32. 32.
    Loren, G. J., S. D. Shoemaker, T. J. Burkholder, M. D. Jacobson, J. Friden, and R. L. Lieber. Human wrist motors: Biomechanical design and application to tendon transfers. J. Biomech. 29:331–342, 1996.CrossRefPubMedGoogle Scholar
  33. 33.
    Magermans, D. J., E. K. Chadwick, H. E. Veeger, P. M. Rozing, and F. C. van der Helm. Effectiveness of tendon transfers for massive rotator cuff tears: A simulation study. Clin. Biomech. 19:116–122, 2004.CrossRefGoogle Scholar
  34. 34.
    Murray, W. M., A. M. Bryden, K. L. Kilgore, and M. W. Keith. The influence of elbow position on the range of motion of the wrist following transfer of the brachioradialis to the extensor carpi radialis brevis tendon. J. Bone Joint Surg. Am. 84-A:2203–2210, 2002.PubMedGoogle Scholar
  35. 35.
    Murray, W. M., T. S. Buchanan, and S. L. Delp. The isometric functional capacity of muscles that cross the elbow. J. Biomech. 33:943–952, 2000.CrossRefPubMedGoogle Scholar
  36. 36.
    Murray, W. M., T. S. Buchanan, and S. L. Delp. Scaling of peak moment arms of elbow muscles with upper extremity bone dimensions. J. Biomech. 35:19–26, 2002.CrossRefPubMedGoogle Scholar
  37. 37.
    Murray, W. M., S. L. Delp, and T. S. Buchanan. Variation of muscle moment arms with elbow and forearm position. J. Biomech. 28:513–525, 1995.CrossRefPubMedGoogle Scholar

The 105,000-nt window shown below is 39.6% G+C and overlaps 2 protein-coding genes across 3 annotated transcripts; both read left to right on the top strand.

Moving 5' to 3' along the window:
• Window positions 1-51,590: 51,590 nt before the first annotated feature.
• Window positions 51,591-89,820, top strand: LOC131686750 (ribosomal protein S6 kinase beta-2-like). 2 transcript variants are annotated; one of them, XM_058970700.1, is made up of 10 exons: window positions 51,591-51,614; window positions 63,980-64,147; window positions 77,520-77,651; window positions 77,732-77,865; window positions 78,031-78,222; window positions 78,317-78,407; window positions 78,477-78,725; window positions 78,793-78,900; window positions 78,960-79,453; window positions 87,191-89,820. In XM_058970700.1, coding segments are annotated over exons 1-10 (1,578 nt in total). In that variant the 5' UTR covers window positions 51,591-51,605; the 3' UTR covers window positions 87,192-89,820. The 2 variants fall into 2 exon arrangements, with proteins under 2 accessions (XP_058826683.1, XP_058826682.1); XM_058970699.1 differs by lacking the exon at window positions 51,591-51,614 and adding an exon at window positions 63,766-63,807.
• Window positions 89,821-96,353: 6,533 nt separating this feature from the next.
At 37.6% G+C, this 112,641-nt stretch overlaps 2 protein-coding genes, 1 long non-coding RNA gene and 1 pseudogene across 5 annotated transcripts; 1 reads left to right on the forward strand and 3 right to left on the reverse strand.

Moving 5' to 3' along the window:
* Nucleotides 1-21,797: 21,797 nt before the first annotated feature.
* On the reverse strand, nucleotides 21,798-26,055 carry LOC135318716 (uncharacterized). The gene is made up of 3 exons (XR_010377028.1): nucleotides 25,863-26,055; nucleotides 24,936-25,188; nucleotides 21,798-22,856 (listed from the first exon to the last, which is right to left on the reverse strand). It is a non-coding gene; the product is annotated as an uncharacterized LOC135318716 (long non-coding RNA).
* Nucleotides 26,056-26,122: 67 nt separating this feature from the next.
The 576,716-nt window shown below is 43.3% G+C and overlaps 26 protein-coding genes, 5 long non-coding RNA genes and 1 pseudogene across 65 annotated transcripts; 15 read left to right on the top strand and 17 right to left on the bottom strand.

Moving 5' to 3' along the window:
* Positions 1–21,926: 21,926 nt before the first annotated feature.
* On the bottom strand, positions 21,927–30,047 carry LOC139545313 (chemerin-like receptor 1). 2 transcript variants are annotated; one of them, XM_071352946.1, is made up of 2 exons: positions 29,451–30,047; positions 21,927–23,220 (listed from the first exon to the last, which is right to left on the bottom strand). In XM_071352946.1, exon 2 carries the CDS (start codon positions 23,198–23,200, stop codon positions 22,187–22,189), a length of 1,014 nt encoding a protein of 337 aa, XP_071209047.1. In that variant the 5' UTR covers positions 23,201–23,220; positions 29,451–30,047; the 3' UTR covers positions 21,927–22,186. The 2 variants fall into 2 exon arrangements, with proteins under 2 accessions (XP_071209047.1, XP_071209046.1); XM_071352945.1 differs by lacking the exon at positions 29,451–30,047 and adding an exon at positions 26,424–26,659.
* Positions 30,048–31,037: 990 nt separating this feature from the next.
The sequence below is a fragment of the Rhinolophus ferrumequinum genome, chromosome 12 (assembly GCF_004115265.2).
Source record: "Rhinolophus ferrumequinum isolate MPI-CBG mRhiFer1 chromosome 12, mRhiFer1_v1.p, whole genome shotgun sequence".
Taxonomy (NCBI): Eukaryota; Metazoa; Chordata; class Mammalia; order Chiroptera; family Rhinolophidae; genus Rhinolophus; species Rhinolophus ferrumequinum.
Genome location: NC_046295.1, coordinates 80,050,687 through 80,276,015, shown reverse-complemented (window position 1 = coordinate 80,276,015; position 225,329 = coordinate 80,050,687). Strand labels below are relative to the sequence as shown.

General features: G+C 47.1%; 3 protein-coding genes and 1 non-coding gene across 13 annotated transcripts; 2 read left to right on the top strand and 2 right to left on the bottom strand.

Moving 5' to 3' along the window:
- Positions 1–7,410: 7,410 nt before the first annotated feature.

38. 38.
    O’Sullivan, L. W., and T. J. Gallwey. Upper-limb surface electro-myography at maximum supination and pronation torques: The effect of elbow and forearm angle. J. Electromyogr. Kinesiol. 12:275–285, 2002.CrossRefPubMedGoogle Scholar
  39. 39.
    Otis, J. C., C. C. Jiang, T. L. Wickiewicz, M. G. Peterson, R. F. Warren, and T. J. Santner. Changes in the moment arms of the rotator cuff and deltoid muscles with abduction and rotation. J. Bone Joint Surg. Am. 76:667–676, 1994.PubMedGoogle Scholar
  40. 40.
    Otis, J. C., R. F. Warren, S. I. Backus, T. J. Santner, and J. D. Mabrey. Torque production in the shoulder of the normal young adult male. The interaction of function, dominance, joint angle, and angular velocity. Am. J. Sports Med. 18:119–123, 1990.PubMedGoogle Scholar
  41. 41.
    Piazza, S. J., and S. L. Delp. Three-dimensional dynamic simulation of total knee replacement motion during a step-up task. J. Biomech. Eng. 123:599–606, 2001.CrossRefPubMedGoogle Scholar
  42. 42.
    Rancourt, D., and N. Hogan. Stability in force-production tasks. J. Mot. Behav. 33:193–204, 2001.PubMedGoogle Scholar
  43. 43.
    Ruby, L. K., W. P. Cooney, 3rd, K. N. An, R. L. Linscheid, and E. Y. Chao. Relative motion of selected carpal bones: A kinematic analysis of the normal wrist. J. Hand Surg. [Am.] 13:1–10, 1988.Google Scholar